(:idea:) You can actually download Oracle for FREE from the Oracle OTN website for personal use, and I highly recommend everyone does. Oracle's thinking appears to be "If you need it, you can afford it, and you'll pay for it. If you don't, or can't, then you can get addicted to it until you can".

See the database links in our Directory for more information.

To be continued as time permits...
 
This is a little soap box I have about databases. I am often asked about databases, and how they compare. I will illustrate with pictures three current favorites:

MySQL
PostgreSQL
Firebird
Oracle
Cute and easy to drive you'll get going in a hurry, however it's not the safest place to be if something goes terribly, terribly wrong It offers rugged durability while being very easy to drive Swiss army knife of a database which scales from simple embedded to multi-gigabyte distributed systems. Totally open source and without any licensing restrictions. Being deployed as a free replacement for Oracle on many sites. When you have to kick ass and take names there's only one answer, however just getting the things moving takes a lot of training and education


What this illustrates is that database selection depends on your needs. bitweaver supports many databases via the ADODB database abstraction layer. This allows you to choose a database that fits your site's requirements - be it performance, financial, stability, or any combination there of.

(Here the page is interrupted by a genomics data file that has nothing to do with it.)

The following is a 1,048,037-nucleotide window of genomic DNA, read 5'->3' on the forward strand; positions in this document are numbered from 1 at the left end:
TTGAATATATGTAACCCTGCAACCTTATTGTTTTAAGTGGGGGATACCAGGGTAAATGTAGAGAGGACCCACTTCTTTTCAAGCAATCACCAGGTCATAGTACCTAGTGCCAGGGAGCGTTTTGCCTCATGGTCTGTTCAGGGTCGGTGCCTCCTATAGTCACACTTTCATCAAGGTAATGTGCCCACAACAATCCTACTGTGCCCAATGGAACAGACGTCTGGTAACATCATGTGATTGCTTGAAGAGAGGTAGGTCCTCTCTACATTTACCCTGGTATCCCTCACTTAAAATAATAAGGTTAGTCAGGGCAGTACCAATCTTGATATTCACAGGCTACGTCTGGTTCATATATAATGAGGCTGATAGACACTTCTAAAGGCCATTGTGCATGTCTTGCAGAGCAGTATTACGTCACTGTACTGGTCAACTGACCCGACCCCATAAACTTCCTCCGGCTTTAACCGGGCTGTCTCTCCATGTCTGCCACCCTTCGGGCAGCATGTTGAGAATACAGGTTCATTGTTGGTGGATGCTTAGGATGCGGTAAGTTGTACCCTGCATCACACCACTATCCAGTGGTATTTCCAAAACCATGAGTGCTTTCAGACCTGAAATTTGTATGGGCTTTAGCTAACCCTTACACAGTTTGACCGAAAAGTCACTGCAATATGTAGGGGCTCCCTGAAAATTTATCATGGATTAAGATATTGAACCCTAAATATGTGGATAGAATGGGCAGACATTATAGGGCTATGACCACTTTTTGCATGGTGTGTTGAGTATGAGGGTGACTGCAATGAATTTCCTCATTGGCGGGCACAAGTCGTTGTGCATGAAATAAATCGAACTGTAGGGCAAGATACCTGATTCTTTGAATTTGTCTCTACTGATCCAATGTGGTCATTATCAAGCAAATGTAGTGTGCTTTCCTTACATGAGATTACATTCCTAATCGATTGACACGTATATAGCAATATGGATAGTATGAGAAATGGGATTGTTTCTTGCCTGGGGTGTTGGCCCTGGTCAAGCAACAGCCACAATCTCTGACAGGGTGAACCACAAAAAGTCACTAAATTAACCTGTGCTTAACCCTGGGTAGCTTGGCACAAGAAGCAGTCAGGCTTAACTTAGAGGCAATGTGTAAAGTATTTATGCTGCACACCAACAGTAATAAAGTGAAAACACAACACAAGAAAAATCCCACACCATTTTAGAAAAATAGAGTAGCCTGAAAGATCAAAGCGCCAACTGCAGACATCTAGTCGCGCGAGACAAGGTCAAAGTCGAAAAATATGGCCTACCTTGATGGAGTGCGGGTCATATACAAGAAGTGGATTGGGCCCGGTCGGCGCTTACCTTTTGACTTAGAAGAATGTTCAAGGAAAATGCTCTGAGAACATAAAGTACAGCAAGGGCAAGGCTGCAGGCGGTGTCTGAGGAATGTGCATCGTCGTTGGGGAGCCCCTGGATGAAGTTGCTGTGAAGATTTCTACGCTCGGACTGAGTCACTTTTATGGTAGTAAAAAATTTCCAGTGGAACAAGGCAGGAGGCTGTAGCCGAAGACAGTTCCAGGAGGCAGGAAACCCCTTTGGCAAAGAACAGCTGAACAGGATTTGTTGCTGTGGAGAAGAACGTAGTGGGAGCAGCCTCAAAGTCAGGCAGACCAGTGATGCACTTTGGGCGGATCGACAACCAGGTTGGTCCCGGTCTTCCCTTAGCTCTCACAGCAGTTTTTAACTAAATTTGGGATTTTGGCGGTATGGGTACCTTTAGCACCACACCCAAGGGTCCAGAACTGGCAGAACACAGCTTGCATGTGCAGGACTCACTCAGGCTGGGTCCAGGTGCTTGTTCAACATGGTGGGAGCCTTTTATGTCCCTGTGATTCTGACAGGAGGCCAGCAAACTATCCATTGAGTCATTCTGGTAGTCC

MySQL


MySQL is probably the most popular database when counting by unique installations. This little database is a highly functional, entry-level database. It is completely open-source, and has excellent support on almost all operating systems (particularly good Windows support). However, once your data needs become more serious, it quickly falls short due to lack of native ACID compliance (true transactions), triggers, foreign keys, stored procedures, and more. Its speed is often touted as being a benefit, however, given its lack of features (particularly transactions), it is often an unfair comparison.

(:exclaim:) If you are using UNIX, i strongly encourage using PostgreSQL over MySQL. I have personally had the "myisam" tables corrupt on me several times. Uh... if you can't trust your database with your data...

MySQL has finally offered sub-selects in version 4.1 which finally shipped in October 2004. These are great new features, however, data integrity features have a long way to go.

Also, for company websites, Mysql is not free, the commercial license kicks in. While postgreSQL is BSD license, just like Apache.